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Diet

Maintaining good nutrition is a challenge for people with MND and their carers.

MND NSW 2007

If muscle weakness affects eating and swallowing, meals may take longer than normal. Using energy dense foods can reduce the time it takes the person with MND to eat.

The texture of meals needs to be appropriate for the person with MND, while maintaining flavour and variety.

Adequate fluid intake is needed to aid regular bowel function and to decrease the risk of urinary tract infection.

A dietitian can:

  • assess the nutritional needs of the person with MND, and is able to give practical advice on the best food choices for maintaining or improving nutritional status, minimising weight loss and maintaining fluid intake
  • assist with the decision about the best time to have a PEG, if appropriate

Healthy eating includes a variety of foods that provide an adequate intake of calories, vitamins and minerals and a balance of proteins, carbohydrates and fats.

Healthy eating

Foods from the following groups should be eaten every day:

  • breads, cereals, rice, pasta, noodles
  • vegetables, legumes
  • fruit
  • milk, yoghurt, cheese
  • meat, fish, poultry, eggs, nuts, legumes

Try to eat:

  • plenty of plant foods - fruit and vegetables, cereal and grains
  • moderate amounts of animal foods - meat, chicken, fish and dairy foods
  • small amounts of extra foods - unless extra calories are need to maintain your weight

Choose a variety of foods from within each group.

Drink plenty of fluids, especially water.

Tips to help the person with motor neurone disease eat well

Eat frequent meals and snacks

  • aim to eat six small meals/snacks a day
  • have 'ready to eat' high energy snacks handy
  • ensure food is the right texture. If swallowing becomes more difficult, soft moist foods are easier to manage
  • drink 6-8 cups of fluid every day
  • thickened fluids make swallowing safer for people with swallowing difficulties. Offer fluids which are naturally thicker like nectar, thick shakes and smoothies
  • choose foods and drinks that are energy-rich rather than filling up on cups of tea, coffee or diet drinks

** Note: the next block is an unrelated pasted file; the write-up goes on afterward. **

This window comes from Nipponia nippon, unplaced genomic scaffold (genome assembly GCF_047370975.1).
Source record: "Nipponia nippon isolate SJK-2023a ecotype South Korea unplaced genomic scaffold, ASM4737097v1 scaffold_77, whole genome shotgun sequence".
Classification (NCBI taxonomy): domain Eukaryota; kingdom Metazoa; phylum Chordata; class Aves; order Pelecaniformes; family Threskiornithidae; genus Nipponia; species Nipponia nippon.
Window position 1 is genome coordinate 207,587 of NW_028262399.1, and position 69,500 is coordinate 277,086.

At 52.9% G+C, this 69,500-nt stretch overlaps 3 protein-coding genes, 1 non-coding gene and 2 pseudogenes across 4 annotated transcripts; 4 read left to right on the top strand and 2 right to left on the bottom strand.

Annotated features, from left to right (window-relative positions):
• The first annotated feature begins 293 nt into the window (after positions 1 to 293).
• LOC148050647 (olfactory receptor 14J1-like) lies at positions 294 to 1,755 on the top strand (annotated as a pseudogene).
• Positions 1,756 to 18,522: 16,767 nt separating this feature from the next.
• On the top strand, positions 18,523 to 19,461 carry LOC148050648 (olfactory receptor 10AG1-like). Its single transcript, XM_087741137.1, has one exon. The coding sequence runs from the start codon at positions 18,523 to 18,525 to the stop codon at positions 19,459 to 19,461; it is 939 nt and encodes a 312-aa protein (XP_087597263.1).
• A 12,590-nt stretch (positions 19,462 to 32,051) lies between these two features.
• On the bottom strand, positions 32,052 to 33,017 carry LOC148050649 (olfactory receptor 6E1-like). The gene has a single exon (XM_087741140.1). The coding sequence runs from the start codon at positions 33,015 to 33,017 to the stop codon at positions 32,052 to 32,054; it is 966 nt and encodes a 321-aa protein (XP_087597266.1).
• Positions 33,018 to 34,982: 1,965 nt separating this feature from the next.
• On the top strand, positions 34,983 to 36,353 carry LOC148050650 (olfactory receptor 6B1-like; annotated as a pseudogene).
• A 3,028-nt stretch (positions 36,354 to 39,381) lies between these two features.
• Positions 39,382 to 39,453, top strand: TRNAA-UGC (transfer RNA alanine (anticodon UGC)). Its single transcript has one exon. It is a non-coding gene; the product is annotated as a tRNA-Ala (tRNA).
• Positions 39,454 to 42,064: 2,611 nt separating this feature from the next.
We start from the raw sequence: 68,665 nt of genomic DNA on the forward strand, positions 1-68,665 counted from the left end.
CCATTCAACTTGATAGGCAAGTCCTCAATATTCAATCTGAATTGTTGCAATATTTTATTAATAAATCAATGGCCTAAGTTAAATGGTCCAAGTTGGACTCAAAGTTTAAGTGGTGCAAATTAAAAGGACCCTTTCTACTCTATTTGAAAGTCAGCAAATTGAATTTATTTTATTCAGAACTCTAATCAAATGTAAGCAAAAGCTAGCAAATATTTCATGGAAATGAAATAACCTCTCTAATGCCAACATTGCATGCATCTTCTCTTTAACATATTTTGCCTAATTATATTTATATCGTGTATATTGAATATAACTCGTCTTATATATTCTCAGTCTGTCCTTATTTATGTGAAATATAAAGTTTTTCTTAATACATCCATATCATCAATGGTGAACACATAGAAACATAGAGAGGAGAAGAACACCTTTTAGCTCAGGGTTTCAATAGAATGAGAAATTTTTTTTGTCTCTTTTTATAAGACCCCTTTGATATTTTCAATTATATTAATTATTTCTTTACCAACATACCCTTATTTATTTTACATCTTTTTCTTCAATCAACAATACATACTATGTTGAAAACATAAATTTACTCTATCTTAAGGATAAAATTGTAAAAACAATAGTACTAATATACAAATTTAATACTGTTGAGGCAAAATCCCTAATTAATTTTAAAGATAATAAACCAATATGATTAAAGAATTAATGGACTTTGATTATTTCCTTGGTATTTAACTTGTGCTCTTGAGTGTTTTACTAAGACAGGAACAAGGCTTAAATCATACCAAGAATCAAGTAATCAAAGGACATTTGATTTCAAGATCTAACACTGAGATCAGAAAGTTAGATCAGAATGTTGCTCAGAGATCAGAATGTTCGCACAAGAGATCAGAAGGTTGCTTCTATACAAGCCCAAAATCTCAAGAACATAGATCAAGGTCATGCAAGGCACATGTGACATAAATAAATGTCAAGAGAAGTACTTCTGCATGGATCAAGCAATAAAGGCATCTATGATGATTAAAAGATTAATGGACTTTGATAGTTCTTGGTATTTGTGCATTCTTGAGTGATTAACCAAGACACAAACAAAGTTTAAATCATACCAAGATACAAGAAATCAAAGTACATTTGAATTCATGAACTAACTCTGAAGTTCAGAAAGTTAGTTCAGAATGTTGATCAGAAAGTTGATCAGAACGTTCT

• enrich the food the person with MND usually eats by adding oil, margarine or butter, skim milk powder, cream, cheese, honey or glucose
  • include soups, juices and milk drinks, as well as yoghurt, custard and jellies
  • make meals an enjoyable time together
  • vary flavours and pay attention to presentation

Nutritional supplements

Nutritional supplements are special food products or powders that can be used as part of, or in addition to food intake. They are useful for people who have:

  • lost weight
  • difficulty maintaining weight
  • a poor appetite
  • difficulty eating enough food

A dietitian can advise about which type is most suitable for the needs of the person with MND:

  • liquids - Sustagen™, Ensure Plus™, Enlive™, Resource Plus™, Resource™ fruit beverage
  • powders - Sustagen™ Hospital Formula, Ensure™, Nutridrink™, Resource™ powder
  • protein powders - Proform™, Promod™
  • glucose powders - Polyjoule ™, Polycose™
  • there may be others available.

Enriching the diet with protein and energy

Breakfast cereal

  • use high protein milk or Sustagen™
  • make porridge with full cream milk or Sustagen™ rather than water
  • add sugar or honey

Toast, bread, muffins, crumpets

  • spread margarine or butter thickly
  • top with peanut butter, marmalade, jam or honey
  • use avocado or mayonnaise

Sandwiches

  • spread margarine or butter thickly
  • add an extra slice of meat or cheese
  • add mayonnaise, relish, cream cheese or avocado

Vegetables

  • add margarine, butter, oil, cheese, sour cream, or white/cheese sauce
  • add milk powder or cream to mashed vegetables
  • fry or bake vegetables in oil

Fruit

  • add custard, ice cream, gelato, cream, yoghurt
  • add sugar, glucose syrup or honey
  • add to milk drinks to make smoothies

Soups and sauces

  • add milk powder, cream, sour cream, eggs or grated cheese
  • use cream soups instead of broths and consommés
  • make soup with milk rather than water
  • include meat, chicken or legumes/lentils in vegetables soups - blend if necessary

Savoury dishes

  • add grated cheese, milk powder, margarine, butter, oil, cream, eggs, mayonnaise or salad dressing

Milk puddings and desserts

  • add extra milk powder, eggs or sugar
  • add cream, ice cream, custard or yoghurt
  • add flavoured toppings, honey or glucose syrup

Drinks

  • encourage milk and juice based drinks in preference to water, tea or coffee
  • use high protein milk for milk drinks
  • add honey, malt, glucose syrup or flavoured toppings
  • add cocoa, flavoured drink powder, ice-cream or fruit
  • use commercial supplements

Miller and others 2009a

Ultimately, a percutaneous endoscopic gastrostomy (PEG) or equivalent device (e.g., radiologically inserted device [RIG]) may be needed as an alternative route for delivering nutrition.

Referral Pathways

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